JET community response has been a mixed bag. On one hand, I’ve had some nightmare reactions. These are actual things ALTs have said to me:
- “You have a disability? Ha! If you do, then so do I! Hahaha.”
- “I have a friend with fibromyalgia back in [country] and SHE can do [insert activity]. To be honest everyone is getting sick of your excuses for not doing things with us. People aren’t wanting to hang out with you anymore. You need to stop being this way.”
- “I’m sure you could exercise more if you wanted to.”
On the other hand, however, are the champion friends and JET coworkers who rise to the occasion and surpass my wildest expectation of support:
- “Here, let me lift that chair! I’ll help set up this table for the conference.”
- “Don’t overdo it. Save it for your presentation later. I’ll be cheering for you!”
- “Why don’t you take a rest for a minute? You’ve worked so hard today.”
- “Want me to I carry your suitcase up these stairs? It looks heavy!”
- “You’re not feeling well today? Let me know if I can drop anything at your apartment!”
- “You work so hard and give us all so many spoons* every day. Thank you so much.” (*see earlier note on Spoon Theory. I’m not cuddling colleagues.)
How about the response from the local Japanese community?
The support from Japanese community members has been overwhelmingly positive.
I’m a member of a local choir and several of the women know. One woman in particular, a dear friend, went so far out of her way to find a book on fibromyalgia (a topic very unknown in Japan still), read the medical jargon-filled book, research online, and search for pain clinics for me, all without me asking for any of it. She sends me texts and letters asking how I’m feeling when the weather takes a turn for the worse.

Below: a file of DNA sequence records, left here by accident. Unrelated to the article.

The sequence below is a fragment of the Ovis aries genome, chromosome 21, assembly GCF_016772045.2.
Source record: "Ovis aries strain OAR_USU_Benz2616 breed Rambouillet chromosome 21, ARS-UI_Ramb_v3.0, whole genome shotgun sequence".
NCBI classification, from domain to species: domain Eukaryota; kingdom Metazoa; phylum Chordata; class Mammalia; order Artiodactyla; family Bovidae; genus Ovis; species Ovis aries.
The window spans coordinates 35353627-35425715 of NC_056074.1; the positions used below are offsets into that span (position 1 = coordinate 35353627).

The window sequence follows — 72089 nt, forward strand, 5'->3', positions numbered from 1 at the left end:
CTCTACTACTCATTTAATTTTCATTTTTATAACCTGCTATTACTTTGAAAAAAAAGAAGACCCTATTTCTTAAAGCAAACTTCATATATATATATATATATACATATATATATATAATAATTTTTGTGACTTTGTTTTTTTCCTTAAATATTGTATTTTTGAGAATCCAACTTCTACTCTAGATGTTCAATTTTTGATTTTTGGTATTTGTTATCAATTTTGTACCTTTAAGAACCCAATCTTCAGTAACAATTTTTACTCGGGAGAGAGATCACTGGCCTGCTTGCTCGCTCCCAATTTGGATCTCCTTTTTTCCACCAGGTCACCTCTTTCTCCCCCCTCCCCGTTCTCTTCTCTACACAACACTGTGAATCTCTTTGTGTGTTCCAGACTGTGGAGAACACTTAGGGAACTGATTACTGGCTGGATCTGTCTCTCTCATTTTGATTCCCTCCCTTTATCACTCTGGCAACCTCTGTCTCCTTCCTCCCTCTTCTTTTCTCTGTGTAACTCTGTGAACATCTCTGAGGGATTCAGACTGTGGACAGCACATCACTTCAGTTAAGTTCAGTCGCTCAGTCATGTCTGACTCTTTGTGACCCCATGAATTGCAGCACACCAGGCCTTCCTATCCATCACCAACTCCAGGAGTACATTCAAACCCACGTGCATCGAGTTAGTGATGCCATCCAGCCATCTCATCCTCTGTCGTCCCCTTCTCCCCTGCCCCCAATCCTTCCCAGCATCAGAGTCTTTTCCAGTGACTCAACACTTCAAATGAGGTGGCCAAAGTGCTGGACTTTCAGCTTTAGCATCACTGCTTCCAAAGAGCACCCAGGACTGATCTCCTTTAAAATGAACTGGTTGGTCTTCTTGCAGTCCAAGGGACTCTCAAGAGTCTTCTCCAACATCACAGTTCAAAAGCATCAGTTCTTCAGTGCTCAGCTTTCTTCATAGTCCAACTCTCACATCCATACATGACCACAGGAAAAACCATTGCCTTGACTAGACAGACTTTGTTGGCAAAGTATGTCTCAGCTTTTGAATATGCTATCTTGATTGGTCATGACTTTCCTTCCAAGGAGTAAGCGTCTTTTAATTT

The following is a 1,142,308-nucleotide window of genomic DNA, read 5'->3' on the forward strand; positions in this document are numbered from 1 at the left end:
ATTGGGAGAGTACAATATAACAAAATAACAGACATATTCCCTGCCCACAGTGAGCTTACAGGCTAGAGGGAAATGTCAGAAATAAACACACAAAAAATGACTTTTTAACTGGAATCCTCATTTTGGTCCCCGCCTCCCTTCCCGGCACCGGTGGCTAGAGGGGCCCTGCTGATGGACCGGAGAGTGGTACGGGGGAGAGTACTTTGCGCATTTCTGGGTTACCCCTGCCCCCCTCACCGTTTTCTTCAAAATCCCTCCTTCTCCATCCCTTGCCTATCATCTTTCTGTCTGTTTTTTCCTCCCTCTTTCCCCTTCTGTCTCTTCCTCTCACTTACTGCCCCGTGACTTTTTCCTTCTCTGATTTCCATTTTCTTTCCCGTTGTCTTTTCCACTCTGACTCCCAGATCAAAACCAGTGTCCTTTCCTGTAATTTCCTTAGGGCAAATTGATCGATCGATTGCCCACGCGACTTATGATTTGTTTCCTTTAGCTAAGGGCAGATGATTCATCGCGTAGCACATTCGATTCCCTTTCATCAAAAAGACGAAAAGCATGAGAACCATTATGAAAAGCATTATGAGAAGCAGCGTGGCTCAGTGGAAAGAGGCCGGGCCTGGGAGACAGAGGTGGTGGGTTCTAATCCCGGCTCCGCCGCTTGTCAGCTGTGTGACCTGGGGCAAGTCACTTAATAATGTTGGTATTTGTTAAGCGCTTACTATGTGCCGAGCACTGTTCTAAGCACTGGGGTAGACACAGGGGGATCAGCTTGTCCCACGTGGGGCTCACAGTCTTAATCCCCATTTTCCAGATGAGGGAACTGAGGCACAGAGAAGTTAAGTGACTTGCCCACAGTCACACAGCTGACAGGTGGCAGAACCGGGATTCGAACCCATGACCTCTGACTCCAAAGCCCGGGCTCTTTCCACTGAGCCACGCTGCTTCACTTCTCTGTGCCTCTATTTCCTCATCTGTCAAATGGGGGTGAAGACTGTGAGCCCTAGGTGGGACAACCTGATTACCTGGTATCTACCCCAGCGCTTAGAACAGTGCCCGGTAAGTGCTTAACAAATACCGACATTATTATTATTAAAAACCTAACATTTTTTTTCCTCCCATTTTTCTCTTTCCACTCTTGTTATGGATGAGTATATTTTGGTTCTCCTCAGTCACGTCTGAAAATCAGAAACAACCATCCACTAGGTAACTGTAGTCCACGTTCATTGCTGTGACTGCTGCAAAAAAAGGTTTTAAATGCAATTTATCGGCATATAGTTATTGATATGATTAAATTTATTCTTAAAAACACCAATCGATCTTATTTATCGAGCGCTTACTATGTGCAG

This, by far, has quite possibly been the single most compassionate response I have ever had to explaining my life.
All-in-all, are you happy you did JET?
I’ve grown immeasurably during my time on JET, both personally and a professionally. I’ve had some truly life-changing experiences here. I wouldn’t be the same person if I hadn’t experienced the last three years. I’m more independent and confident.
I’m satisfied that I’ve succeeded at my job. I was able to chase my dream of living in Japan again and my Japanese skills have sky-rocketed and I finally know what career I might want to pursue come July. I even met my husband through the JET Program!
Ultimately, despite my challenges, I want to live my life to the fullest and tackle the goals that I have for myself. If I hadn’t at least applied for JET, I would have regretted missing the opportunity. I never want my disabilities to determine what level of success I can reach in my life. I won’t let the challenges determine my path.